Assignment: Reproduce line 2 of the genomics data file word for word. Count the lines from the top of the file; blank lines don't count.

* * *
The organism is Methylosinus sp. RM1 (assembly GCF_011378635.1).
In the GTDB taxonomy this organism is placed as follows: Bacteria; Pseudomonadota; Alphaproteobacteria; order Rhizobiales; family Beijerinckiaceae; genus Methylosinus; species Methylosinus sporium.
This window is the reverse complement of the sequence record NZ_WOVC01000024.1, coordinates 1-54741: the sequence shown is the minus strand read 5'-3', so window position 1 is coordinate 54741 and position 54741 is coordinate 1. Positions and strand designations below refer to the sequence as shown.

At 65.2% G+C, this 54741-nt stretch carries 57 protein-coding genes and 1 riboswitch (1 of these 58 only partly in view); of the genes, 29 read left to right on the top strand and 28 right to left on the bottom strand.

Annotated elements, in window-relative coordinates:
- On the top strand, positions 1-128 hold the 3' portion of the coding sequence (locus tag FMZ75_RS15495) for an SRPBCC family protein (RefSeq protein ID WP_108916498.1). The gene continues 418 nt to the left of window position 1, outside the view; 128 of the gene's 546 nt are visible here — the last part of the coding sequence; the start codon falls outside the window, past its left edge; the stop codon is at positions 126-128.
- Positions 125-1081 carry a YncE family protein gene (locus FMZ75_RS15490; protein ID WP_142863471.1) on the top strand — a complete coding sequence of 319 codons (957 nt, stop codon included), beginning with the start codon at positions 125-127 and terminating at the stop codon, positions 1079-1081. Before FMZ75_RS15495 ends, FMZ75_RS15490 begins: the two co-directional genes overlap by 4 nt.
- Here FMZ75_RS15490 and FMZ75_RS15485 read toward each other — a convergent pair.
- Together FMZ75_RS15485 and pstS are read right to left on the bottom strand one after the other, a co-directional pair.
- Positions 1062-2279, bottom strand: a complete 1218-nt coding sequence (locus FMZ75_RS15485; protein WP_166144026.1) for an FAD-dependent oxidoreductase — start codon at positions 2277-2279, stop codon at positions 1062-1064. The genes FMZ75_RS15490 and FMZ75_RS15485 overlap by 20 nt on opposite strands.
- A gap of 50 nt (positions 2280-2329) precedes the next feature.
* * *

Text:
In the GTDB taxonomy this organism is placed as follows: Bacteria; Pseudomonadota; Alphaproteobacteria; order Rhizobiales; family Beijerinckiaceae; genus Methylosinus; species Methylosinus sporium.